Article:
Rock carvings at Tanumshede are definitely a must-see if you are in the area. A few km walk in the wood there reveals rocks with ancient carvings representing various aspects of people's lives, animals, boats and many more. A fascinating insight into the life of people from the Bronze Age (1800 to 500 BC.)The carvings are painted red to make them clearer. After the walk you can visit the museum to read more about them and see the exhibition, including a reconstruction of a farm from that time.
Museum open daily April - September 10.00-18.00
Admission: adults - 50 SEK
OAPs, students - 40 SEK
children and teenagers - free
Grebbestad is very pretty, with its colourful little houses and the omnipresent harbour squeezed in between the rocky coast and the islands protecting the Swedish coast from the stormy Sound of Skagerrak. Walk along the harbour and the marina - the moored yachts and boats, which swung in the strong wind as a storm was approaching when we were there, make a really charming picture.
Good place to go for drinks.. during European Soccer season, seating is difficult to find, so be sure to be there early. Always a good mix of people there, especially Norwegian and Danish businessmen, in addition to local Swedes, and visiting American students, such as myself.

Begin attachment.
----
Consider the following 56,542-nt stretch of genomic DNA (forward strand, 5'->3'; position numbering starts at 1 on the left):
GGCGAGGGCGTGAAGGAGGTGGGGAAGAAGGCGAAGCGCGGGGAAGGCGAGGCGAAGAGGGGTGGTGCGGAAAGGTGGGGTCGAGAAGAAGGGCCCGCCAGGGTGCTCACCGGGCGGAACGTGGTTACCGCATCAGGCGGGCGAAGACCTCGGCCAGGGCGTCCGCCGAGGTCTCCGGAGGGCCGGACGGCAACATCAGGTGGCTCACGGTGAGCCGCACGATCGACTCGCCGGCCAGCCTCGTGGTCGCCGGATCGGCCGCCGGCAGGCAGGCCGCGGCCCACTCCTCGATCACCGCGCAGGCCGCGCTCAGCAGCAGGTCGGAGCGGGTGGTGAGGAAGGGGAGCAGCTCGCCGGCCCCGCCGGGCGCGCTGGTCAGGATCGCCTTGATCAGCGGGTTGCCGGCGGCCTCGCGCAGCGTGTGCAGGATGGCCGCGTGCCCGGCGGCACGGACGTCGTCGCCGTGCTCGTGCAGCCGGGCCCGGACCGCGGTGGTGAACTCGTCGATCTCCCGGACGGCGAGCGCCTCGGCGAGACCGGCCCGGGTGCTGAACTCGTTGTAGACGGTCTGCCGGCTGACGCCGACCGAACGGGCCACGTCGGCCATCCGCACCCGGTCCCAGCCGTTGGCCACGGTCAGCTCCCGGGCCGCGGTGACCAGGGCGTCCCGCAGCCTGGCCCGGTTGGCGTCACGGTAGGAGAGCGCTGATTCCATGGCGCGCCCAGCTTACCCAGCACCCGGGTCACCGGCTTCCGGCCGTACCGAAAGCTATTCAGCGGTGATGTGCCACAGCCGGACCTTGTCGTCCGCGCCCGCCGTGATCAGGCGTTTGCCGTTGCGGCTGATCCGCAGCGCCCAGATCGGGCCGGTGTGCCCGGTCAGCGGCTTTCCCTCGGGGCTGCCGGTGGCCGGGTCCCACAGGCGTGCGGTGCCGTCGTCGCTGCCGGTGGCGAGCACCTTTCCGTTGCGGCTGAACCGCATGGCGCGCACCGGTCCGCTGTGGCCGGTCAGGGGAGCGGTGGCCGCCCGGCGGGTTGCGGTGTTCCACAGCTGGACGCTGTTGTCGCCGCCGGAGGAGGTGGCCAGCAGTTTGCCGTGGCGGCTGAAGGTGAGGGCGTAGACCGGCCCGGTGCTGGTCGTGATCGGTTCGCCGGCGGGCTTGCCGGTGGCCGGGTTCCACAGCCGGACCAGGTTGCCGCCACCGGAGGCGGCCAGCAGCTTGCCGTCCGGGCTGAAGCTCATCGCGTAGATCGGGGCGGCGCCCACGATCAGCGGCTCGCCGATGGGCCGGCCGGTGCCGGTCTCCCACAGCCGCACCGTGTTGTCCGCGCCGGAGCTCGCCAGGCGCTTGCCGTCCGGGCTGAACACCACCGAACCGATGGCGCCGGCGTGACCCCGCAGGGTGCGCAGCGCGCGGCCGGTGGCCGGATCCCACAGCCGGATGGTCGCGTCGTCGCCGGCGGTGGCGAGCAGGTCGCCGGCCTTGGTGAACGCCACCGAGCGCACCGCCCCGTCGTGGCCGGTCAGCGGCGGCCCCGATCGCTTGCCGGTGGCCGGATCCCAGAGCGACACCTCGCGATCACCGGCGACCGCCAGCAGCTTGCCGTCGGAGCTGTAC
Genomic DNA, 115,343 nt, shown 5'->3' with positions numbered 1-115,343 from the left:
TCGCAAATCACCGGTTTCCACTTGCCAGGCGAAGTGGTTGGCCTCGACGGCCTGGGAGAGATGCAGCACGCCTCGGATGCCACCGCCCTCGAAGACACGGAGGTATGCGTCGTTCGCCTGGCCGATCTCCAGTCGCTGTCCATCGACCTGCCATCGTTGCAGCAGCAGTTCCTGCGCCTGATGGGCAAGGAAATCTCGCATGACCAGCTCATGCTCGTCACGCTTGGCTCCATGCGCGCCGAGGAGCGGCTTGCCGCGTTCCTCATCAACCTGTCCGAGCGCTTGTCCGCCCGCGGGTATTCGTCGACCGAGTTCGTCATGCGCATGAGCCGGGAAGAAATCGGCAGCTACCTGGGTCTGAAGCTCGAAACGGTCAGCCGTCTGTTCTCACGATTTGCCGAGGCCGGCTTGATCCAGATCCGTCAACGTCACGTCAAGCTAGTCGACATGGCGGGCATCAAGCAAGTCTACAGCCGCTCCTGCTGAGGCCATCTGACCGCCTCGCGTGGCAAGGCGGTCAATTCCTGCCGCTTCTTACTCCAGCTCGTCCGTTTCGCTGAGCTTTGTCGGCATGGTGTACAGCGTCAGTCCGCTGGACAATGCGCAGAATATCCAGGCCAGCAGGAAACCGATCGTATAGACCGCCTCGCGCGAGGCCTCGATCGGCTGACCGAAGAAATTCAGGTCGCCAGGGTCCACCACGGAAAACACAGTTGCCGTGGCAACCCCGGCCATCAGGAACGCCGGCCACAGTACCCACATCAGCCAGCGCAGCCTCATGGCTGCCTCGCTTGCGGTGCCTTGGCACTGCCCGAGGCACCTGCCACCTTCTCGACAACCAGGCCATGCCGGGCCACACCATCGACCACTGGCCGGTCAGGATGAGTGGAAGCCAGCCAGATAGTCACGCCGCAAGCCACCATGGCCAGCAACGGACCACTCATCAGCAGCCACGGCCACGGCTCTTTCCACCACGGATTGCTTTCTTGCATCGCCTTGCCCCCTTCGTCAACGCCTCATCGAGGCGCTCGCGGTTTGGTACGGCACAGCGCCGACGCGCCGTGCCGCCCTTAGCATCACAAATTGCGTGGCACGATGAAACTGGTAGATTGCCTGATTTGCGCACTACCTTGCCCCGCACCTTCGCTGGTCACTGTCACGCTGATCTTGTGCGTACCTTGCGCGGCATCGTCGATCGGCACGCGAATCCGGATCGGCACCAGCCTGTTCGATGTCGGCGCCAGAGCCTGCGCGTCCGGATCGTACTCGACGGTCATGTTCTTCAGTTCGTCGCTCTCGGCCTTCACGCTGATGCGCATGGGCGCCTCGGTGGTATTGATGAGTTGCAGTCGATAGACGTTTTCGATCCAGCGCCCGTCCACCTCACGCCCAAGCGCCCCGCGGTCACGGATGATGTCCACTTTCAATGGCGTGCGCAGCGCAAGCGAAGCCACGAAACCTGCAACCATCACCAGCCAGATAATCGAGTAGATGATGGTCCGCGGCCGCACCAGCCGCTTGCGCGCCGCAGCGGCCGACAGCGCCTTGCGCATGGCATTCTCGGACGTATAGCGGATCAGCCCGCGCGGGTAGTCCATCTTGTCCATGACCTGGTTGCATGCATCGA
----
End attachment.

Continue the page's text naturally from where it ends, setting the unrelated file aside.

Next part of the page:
The best way to get to Grebbestad is by car or bike. Parking is difficult in summer months, as there is only one road, very narrow at places. But, if you arrive out of the season, as we did, there is plenty of space on the car park by the harbour and parking is free. You must remember that in Sweden the second fortnight in August is already past the season time, as school starts around 15 August.
We had already found accommodation near Grebbestad: I had searched the Internet for it still in Warsaw. But we didn't like the horrible cabins like dog kennels we saw there so we went to the Tourist Information Centre at Grebbestad to ask if there was anything better available. I asked for inexpensive accommodation. In reply, we were offered a room at a hostel (!) at over SEK 500 per person per night, more than a hotel room in any other part of Sweden. The assistant at the centre apparently had not heard of anything cheaper nearby, even though there were still many cabins free on our campsite. I told her ironically to look in the Internet and we left.
Unique Suggestions: Don't always trust Tourist Information Centres, they probably get their share to promote some businesses. Search the Internet and then you will be telling the prices to the campsite owners - they too somehow often forget they have some cheaper cabins.
By the way, those small kennel-like cabins can only be encountered in that part of Sweden. In other regions, we found comfortable, beautifully situated little cottages, ideal for a short stay.